Below are some very simple, very easy to follow steps on how to trim a hedge properly. You really don’t need to look elsewhere. If you follow and stick to these tips they will help you from a to z
The first thing to bear in mind is that if you give your hedge the attention it needs, and it has been maintained, kept even, and cut into shape then you
will be left with a very beautiful and smart boundary
This is what you want to be aiming for, a good looking hedge, a healthy hedge, and a hedge that’s going to keep you happy.
On the other hand what you don’t want happening is a hedge which is all over the place. First of all this will put you off from your own garden as it will have lost its shape, but not only that it will start casting unwanted shade.
The solution is quite simple you see. Having an organised schedule will allow you to keep your hedge in shape and looking the part without you having to exert too much time into it. Honestly minimal effort yet maximum results.
Which tool to use
For a quick trim here and there or for quite a small hedge, hand shears will be fine especially if they are kept sharp.
Remember blunt shears are going to be a night mare.
However for longer hedges you will need an electric or battery or petrol-powered hedge trimmer.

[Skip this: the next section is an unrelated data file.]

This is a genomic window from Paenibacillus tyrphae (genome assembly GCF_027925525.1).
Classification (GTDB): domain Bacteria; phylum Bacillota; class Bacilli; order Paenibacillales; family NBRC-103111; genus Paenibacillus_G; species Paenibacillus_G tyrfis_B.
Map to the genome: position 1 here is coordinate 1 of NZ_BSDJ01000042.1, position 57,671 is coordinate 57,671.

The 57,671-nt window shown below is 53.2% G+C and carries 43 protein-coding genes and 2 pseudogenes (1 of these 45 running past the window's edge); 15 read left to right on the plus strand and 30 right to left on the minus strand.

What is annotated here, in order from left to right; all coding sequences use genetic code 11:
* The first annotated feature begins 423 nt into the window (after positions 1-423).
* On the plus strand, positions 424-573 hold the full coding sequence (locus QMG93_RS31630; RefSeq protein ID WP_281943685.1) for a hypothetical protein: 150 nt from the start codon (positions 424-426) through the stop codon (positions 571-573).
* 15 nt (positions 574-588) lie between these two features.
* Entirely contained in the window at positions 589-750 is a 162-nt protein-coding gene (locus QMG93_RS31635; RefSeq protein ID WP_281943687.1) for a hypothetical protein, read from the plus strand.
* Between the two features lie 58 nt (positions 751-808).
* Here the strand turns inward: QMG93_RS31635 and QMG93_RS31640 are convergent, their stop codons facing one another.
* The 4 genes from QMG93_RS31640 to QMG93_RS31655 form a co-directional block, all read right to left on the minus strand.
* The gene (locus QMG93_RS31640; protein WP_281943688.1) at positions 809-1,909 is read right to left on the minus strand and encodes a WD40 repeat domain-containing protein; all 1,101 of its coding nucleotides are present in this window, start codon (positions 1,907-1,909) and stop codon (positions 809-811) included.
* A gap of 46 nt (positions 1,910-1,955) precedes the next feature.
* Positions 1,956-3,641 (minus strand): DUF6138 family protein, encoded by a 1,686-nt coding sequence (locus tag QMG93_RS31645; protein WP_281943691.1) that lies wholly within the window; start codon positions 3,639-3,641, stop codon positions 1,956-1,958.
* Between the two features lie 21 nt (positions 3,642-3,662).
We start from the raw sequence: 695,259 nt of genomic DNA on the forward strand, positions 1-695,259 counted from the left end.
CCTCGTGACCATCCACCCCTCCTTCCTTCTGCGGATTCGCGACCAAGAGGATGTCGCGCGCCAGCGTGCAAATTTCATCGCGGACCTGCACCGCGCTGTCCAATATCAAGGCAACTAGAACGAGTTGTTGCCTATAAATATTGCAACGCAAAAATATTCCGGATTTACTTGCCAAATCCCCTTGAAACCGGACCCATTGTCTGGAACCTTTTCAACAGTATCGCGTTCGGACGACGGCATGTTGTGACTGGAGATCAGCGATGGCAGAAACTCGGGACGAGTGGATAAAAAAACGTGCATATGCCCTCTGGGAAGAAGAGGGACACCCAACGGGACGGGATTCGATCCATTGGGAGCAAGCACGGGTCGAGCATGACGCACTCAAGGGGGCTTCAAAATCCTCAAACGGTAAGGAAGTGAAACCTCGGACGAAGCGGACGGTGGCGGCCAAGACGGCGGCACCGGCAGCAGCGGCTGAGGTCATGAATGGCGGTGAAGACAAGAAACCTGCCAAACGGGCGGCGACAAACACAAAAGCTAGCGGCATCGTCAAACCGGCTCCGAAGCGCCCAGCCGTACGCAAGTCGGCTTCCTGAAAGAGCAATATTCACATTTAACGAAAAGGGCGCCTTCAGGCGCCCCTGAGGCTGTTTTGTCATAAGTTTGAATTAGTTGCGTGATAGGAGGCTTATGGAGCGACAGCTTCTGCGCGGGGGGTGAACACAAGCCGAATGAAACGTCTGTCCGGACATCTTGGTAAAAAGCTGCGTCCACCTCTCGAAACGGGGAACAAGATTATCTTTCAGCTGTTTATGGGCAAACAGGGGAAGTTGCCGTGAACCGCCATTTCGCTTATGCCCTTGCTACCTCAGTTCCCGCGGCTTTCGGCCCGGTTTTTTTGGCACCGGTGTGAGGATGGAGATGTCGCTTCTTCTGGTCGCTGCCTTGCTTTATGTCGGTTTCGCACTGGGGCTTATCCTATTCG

I will discuss each one separately later on.
These tools will make life a lot easier for you and make sure you are not left with tired arms at the end of your hedge trimming session.
(Click the picture to grab a bargain)
Getting the season right.
The best time to start hedge trimming is in the spring. The reason for this is that if cut in Winter or at a time when there are extremely low temperatures the new cuts become exposed and may react badly. However, pruning times may vary depending on the type of the hedge.
Now on with the trimming.
When you start working
on your hedge go for the large branches first and then aim for finer pruning as this will make life a lot easier.
You want to start with the top. To get a flat top you should be able to cut by eye if the hedges haven’t grown too tall. If they have an easy solution is to use two stakes and a string.
When cutting you want to cut downwards making the top of the hedge narrower and keeping the base wider. This is so the bottom of the hedge is not prevented from the Sun and light that it needs.
Once the hedge has been cut, remove away all trimming. This will help with controlling any sort of fungal disease from spreading. Sometimes your plant will not be able to be protected from such diseases. If it does die or is considerably damaged and it is beyond saving then wait until Autumn and then replace the hedge plant.
Finally. Once you have your hedges cut they would need watering and mulching in order to keep them in the best condition.
Warning. Make sure no birds are nesting as it is an offence to damage or destroy their nests.
Have you got any tips or lessons to share on hedge trimming? If so please do leave a comment below.
Also in the comments below leave some topics which you would like to see being discussed.